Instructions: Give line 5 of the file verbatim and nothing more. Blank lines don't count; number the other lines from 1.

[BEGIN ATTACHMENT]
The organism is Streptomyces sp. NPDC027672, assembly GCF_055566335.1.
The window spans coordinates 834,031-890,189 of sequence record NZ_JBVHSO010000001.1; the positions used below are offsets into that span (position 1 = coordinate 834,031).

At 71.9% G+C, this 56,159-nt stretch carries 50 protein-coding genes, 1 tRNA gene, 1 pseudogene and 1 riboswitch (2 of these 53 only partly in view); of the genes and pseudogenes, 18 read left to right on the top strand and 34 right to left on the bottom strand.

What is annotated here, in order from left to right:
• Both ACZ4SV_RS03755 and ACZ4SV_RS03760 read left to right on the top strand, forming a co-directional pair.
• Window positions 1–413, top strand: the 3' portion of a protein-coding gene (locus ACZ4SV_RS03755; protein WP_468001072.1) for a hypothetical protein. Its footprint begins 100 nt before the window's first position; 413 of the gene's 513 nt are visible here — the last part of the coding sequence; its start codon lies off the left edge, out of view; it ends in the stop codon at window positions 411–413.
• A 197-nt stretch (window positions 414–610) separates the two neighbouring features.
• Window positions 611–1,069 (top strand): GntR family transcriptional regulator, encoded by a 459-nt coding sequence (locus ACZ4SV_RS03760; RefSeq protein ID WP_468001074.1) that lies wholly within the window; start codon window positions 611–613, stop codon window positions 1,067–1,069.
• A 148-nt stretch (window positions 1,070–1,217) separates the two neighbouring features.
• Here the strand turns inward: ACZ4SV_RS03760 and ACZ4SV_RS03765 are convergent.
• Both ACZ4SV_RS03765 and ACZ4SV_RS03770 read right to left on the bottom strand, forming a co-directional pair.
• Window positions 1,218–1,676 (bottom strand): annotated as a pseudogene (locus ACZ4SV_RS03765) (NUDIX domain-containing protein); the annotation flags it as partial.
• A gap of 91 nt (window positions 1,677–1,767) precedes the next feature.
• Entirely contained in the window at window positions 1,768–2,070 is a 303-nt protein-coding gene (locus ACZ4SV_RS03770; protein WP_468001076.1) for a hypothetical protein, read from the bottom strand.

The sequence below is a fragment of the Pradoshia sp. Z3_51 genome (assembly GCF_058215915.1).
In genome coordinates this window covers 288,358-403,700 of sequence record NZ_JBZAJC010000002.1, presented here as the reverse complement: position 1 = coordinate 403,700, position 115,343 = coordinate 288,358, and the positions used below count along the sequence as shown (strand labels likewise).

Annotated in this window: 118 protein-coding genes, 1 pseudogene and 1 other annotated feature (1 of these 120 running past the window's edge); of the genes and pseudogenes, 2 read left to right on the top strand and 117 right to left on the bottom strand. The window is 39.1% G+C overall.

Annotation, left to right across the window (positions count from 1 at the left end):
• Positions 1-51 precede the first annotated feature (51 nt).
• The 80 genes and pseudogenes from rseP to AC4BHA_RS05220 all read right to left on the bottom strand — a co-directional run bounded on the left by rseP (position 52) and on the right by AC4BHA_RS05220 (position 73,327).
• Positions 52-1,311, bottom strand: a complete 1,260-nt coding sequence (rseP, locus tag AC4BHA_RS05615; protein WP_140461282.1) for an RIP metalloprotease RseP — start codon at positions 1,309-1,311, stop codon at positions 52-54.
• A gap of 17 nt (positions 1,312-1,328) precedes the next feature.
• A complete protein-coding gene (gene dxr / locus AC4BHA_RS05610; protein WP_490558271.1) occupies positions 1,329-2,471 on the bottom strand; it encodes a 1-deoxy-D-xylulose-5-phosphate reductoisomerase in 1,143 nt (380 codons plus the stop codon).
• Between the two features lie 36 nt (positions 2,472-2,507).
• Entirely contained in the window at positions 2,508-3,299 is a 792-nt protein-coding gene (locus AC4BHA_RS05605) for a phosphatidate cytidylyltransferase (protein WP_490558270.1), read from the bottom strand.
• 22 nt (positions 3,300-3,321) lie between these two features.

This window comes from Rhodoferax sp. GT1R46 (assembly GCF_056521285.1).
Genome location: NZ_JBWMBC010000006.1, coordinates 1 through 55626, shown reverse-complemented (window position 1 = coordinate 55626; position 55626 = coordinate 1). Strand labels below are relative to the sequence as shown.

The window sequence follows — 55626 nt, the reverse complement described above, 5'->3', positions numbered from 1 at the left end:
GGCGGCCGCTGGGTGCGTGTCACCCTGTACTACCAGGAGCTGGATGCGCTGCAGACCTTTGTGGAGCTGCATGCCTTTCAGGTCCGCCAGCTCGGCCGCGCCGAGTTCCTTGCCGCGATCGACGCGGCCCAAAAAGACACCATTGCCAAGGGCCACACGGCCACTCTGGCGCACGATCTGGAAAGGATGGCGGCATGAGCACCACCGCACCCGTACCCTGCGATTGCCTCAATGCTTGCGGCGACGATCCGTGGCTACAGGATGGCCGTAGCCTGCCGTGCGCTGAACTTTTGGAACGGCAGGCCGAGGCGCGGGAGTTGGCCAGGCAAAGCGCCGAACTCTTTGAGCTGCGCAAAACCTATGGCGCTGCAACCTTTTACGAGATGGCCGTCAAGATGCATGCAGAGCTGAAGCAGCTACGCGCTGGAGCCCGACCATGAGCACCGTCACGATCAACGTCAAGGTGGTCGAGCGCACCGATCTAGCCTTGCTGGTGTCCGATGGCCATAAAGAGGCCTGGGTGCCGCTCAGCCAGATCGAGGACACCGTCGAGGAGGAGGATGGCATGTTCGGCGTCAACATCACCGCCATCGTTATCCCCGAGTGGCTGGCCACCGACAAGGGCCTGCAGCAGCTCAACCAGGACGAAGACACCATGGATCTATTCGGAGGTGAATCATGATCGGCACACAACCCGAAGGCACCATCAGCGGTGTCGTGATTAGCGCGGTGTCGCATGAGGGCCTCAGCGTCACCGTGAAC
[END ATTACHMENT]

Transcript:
• Both ACZ4SV_RS03755 and ACZ4SV_RS03760 read left to right on the top strand, forming a co-directional pair.